Jerry Newcombe

In our own backyard here in Broward County has arisen a disturbing story of a twelve year old boy (Giovanni Rubeo) getting in trouble with his teacher for having the audacity of reading the Bible to himself during free time, when the children were free to read whatever they wanted to.

But his teacher singled out the Bible (a Christmas gift Gio treasures) because it was allegedly inappropriate to read in the school. In her own words, it was “the book he’s reading as opposed to the curriculum for public school.” Again, this was during free time.

She had told Giovanni on previous occasions not to read the Bible, so she called the student’s father to berate him, leaving a message, saying, “He’s not permitted to read those [religious] books in my classroom. He said if I told him to put it away, you [the dad] said not to do that.”

The principal backed up the teacher, stating in a letter: “You child is permitted to read the Bible before school, after school and during lunch, in accordance to the law.”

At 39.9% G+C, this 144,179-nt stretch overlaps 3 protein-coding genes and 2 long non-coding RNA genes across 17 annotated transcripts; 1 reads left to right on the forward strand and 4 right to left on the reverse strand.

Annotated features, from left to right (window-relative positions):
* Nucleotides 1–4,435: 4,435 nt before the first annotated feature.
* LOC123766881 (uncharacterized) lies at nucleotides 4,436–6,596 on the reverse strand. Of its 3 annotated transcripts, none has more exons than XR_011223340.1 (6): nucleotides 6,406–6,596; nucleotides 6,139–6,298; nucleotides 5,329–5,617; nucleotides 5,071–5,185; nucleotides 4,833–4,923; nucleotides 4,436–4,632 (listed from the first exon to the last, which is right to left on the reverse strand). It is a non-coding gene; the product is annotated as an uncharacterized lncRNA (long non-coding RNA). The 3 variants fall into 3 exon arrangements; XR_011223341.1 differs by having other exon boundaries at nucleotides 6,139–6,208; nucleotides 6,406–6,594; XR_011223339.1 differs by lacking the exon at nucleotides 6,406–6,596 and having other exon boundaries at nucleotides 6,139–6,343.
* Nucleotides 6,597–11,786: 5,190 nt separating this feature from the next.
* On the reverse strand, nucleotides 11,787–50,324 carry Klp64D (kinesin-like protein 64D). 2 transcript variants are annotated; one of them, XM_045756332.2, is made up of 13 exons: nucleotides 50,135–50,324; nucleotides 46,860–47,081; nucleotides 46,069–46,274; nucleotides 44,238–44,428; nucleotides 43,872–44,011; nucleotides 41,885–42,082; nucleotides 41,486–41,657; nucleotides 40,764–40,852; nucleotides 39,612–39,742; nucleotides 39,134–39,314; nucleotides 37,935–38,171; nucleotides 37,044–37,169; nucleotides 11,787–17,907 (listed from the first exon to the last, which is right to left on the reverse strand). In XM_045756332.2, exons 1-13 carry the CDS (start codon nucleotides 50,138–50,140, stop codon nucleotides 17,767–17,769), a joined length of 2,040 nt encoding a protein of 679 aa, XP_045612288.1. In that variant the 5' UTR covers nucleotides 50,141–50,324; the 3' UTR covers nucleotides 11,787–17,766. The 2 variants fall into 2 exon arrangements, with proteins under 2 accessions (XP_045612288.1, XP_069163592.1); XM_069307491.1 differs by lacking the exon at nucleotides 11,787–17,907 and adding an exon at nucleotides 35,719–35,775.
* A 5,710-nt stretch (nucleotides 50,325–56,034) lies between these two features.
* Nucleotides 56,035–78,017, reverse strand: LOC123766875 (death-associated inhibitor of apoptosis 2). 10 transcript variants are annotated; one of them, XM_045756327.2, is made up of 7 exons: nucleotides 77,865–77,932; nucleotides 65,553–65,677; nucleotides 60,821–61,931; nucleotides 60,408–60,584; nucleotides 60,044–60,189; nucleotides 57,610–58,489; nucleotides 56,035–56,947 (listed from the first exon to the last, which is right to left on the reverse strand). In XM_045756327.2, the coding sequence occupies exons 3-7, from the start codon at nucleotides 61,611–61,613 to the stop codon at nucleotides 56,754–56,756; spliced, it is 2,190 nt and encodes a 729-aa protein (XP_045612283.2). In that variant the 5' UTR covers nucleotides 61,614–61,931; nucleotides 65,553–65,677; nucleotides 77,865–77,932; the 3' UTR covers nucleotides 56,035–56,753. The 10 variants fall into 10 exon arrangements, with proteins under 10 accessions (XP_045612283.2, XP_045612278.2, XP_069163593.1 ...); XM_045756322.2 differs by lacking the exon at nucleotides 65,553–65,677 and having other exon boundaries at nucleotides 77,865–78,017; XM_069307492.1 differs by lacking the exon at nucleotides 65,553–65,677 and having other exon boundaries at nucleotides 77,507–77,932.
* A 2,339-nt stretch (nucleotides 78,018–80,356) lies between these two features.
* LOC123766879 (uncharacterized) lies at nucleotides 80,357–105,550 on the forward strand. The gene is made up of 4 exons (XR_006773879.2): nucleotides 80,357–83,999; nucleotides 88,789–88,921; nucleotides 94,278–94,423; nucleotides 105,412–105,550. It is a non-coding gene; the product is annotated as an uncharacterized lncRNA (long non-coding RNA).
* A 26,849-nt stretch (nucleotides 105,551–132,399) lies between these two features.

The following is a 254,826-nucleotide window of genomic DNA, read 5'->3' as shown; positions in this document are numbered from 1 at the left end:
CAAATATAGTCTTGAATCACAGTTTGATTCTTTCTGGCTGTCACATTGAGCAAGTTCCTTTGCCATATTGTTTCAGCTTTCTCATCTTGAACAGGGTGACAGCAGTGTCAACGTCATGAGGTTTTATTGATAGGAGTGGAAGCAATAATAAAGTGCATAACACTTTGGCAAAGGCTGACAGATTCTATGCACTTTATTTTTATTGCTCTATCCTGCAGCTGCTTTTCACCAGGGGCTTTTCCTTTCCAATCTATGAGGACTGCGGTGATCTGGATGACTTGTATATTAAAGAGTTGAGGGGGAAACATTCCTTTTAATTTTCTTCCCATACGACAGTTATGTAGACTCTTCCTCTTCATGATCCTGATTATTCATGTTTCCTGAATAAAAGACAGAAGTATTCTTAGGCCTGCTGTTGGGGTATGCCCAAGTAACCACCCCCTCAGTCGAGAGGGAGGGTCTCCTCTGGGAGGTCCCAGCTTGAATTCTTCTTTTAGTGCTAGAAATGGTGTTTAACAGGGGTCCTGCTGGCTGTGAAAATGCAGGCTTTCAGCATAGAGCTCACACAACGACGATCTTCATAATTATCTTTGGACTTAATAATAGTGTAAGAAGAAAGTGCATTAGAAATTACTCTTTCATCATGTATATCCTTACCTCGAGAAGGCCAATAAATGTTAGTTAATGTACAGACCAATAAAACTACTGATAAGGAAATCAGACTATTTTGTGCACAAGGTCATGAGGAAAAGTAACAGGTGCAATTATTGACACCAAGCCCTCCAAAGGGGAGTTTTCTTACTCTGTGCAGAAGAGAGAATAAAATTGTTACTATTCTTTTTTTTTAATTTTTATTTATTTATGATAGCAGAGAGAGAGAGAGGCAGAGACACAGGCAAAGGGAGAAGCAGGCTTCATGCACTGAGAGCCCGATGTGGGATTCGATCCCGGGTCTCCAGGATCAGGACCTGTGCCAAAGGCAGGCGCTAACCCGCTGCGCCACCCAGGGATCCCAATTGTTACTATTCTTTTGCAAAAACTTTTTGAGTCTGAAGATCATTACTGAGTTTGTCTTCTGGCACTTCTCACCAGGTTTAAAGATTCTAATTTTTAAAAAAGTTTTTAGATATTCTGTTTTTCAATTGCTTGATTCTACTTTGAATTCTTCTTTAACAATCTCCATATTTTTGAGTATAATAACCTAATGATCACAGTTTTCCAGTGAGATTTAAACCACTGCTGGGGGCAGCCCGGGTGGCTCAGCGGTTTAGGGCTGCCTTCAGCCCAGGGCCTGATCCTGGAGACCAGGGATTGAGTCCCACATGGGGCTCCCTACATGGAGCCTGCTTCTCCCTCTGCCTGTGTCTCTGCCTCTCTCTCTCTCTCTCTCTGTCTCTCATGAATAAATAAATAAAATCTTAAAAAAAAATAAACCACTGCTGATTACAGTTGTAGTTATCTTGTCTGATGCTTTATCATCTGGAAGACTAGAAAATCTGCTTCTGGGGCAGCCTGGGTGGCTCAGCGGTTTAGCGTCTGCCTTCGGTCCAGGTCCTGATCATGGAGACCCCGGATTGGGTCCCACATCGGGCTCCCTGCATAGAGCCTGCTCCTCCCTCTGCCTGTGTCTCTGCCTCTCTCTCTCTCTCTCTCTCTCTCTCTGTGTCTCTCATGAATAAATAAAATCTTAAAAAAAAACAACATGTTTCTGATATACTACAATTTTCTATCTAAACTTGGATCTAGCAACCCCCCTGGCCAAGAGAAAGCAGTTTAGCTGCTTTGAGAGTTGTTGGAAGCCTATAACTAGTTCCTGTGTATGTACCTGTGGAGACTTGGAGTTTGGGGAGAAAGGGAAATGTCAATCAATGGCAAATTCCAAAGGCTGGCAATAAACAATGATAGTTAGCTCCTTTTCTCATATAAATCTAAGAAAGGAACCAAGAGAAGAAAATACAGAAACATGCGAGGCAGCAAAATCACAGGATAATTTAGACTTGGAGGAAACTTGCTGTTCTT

Knowing that their son’s Constitutional rights were violated, the family has sought legal counsel from Liberty Institute, based in the Dallas area, which works around the country.

Jeremy Dys, attorney with Liberty Institute, told me in an email: “It seems that Broward County Schools is moving in the right direction in addressing this issue, but the Superintendent is yet to personally respond to the Rubeo family with his official regrets. The key question that we have asked and the schools have not yet answered is this: ‘Did this teacher do anything wrong when she tried to remove the Bible from Giovanni Rubeo on April 8, 2014?’ Until we have that answer, we cannot believe this situation to have been fully addressed."

Until the answer comes, Ft. Lauderdale Tea Party members picket in front of the school.

Could Gio have read the Koran then? Or Playboy? The Bible alone seems to be singled out now.

Some school officials out-ACLU the ACLU. They go beyond what the high court has ruled on the subject. I looked up the original case that dealt with the Bible and the public schools going back to 1963, Abingdon v. Schempp. What was the issue? Reading the Bible as a devotional.

In that case, which I think went too far in jettisoning our heritage, the Supreme Court ruled: “…no state law or school board may require that passages from the Bible be read….” They struck down “state action requiring that schools begin each day with readings from the Bible.”

Jerry Newcombe

Dr. Jerry Newcombe is a key archivist of the D. James Kennedy Legacy Library and a Christian TV producer.